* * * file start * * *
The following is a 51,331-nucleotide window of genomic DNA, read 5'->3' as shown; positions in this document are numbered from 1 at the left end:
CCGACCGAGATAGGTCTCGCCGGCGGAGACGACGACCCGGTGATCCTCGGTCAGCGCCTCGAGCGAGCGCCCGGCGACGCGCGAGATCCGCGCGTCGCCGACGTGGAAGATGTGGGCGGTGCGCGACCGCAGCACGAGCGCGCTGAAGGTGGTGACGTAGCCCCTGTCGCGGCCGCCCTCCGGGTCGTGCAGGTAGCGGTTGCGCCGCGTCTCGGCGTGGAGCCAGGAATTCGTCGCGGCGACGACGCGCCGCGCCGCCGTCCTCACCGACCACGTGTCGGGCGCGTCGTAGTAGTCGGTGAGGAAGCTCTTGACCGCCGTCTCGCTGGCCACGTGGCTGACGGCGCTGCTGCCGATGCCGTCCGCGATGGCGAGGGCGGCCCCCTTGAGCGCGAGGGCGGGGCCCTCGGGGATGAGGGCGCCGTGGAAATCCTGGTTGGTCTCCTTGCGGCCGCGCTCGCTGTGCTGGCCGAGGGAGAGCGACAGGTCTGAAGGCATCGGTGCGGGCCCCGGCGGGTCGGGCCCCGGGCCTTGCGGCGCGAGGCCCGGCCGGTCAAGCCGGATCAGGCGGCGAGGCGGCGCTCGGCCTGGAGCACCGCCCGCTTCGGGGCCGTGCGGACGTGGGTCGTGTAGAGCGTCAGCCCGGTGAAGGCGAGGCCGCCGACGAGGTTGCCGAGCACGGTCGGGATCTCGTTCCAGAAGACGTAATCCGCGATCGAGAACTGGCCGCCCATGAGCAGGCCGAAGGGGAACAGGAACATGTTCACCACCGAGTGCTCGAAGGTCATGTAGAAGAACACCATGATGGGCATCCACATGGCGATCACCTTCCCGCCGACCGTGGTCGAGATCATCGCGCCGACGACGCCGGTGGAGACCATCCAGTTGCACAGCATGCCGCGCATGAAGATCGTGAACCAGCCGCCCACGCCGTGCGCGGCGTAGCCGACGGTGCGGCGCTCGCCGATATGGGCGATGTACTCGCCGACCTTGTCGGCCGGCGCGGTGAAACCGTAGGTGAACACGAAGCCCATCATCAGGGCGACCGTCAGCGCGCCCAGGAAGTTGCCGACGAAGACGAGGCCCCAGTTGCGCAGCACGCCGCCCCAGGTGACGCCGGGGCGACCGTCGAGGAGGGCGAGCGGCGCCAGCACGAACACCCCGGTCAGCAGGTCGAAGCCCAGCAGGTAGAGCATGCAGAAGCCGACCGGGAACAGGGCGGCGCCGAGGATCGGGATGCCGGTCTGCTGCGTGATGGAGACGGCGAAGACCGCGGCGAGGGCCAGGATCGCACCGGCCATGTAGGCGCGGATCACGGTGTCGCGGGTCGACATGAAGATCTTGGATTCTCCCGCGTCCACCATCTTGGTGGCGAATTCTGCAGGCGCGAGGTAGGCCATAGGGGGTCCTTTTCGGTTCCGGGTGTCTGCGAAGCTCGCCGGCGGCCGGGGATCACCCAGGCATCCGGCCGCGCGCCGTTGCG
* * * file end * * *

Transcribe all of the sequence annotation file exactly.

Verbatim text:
The following is a 51,331-nucleotide window of genomic DNA, read 5'->3' as shown; positions in this document are numbered from 1 at the left end:
CCGACCGAGATAGGTCTCGCCGGCGGAGACGACGACCCGGTGATCCTCGGTCAGCGCCTCGAGCGAGCGCCCGGCGACGCGCGAGATCCGCGCGTCGCCGACGTGGAAGATGTGGGCGGTGCGCGACCGCAGCACGAGCGCGCTGAAGGTGGTGACGTAGCCCCTGTCGCGGCCGCCCTCCGGGTCGTGCAGGTAGCGGTTGCGCCGCGTCTCGGCGTGGAGCCAGGAATTCGTCGCGGCGACGACGCGCCGCGCCGCCGTCCTCACCGACCACGTGTCGGGCGCGTCGTAGTAGTCGGTGAGGAAGCTCTTGACCGCCGTCTCGCTGGCCACGTGGCTGACGGCGCTGCTGCCGATGCCGTCCGCGATGGCGAGGGCGGCCCCCTTGAGCGCGAGGGCGGGGCCCTCGGGGATGAGGGCGCCGTGGAAATCCTGGTTGGTCTCCTTGCGGCCGCGCTCGCTGTGCTGGCCGAGGGAGAGCGACAGGTCTGAAGGCATCGGTGCGGGCCCCGGCGGGTCGGGCCCCGGGCCTTGCGGCGCGAGGCCCGGCCGGTCAAGCCGGATCAGGCGGCGAGGCGGCGCTCGGCCTGGAGCACCGCCCGCTTCGGGGCCGTGCGGACGTGGGTCGTGTAGAGCGTCAGCCCGGTGAAGGCGAGGCCGCCGACGAGGTTGCCGAGCACGGTCGGGATCTCGTTCCAGAAGACGTAATCCGCGATCGAGAACTGGCCGCCCATGAGCAGGCCGAAGGGGAACAGGAACATGTTCACCACCGAGTGCTCGAAGGTCATGTAGAAGAACACCATGATGGGCATCCACATGGCGATCACCTTCCCGCCGACCGTGGTCGAGATCATCGCGCCGACGACGCCGGTGGAGACCATCCAGTTGCACAGCATGCCGCGCATGAAGATCGTGAACCAGCCGCCCACGCCGTGCGCGGCGTAGCCGACGGTGCGGCGCTCGCCGATATGGGCGATGTACTCGCCGACCTTGTCGGCCGGCGCGGTGAAACCGTAGGTGAACACGAAGCCCATCATCAGGGCGACCGTCAGCGCGCCCAGGAAGTTGCCGACGAAGACGAGGCCCCAGTTGCGCAGCACGCCGCCCCAGGTGACGCCGGGGCGACCGTCGAGGAGGGCGAGCGGCGCCAGCACGAACACCCCGGTCAGCAGGTCGAAGCCCAGCAGGTAGAGCATGCAGAAGCCGACCGGGAACAGGGCGGCGCCGAGGATCGGGATGCCGGTCTGCTGCGTGATGGAGACGGCGAAGACCGCGGCGAGGGCCAGGATCGCACCGGCCATGTAGGCGCGGATCACGGTGTCGCGGGTCGACATGAAGATCTTGGATTCTCCCGCGTCCACCATCTTGGTGGCGAATTCTGCAGGCGCGAGGTAGGCCATAGGGGGTCCTTTTCGGTTCCGGGTGTCTGCGAAGCTCGCCGGCGGCCGGGGATCACCCAGGCATCCGGCCGCGCGCCGTTGCG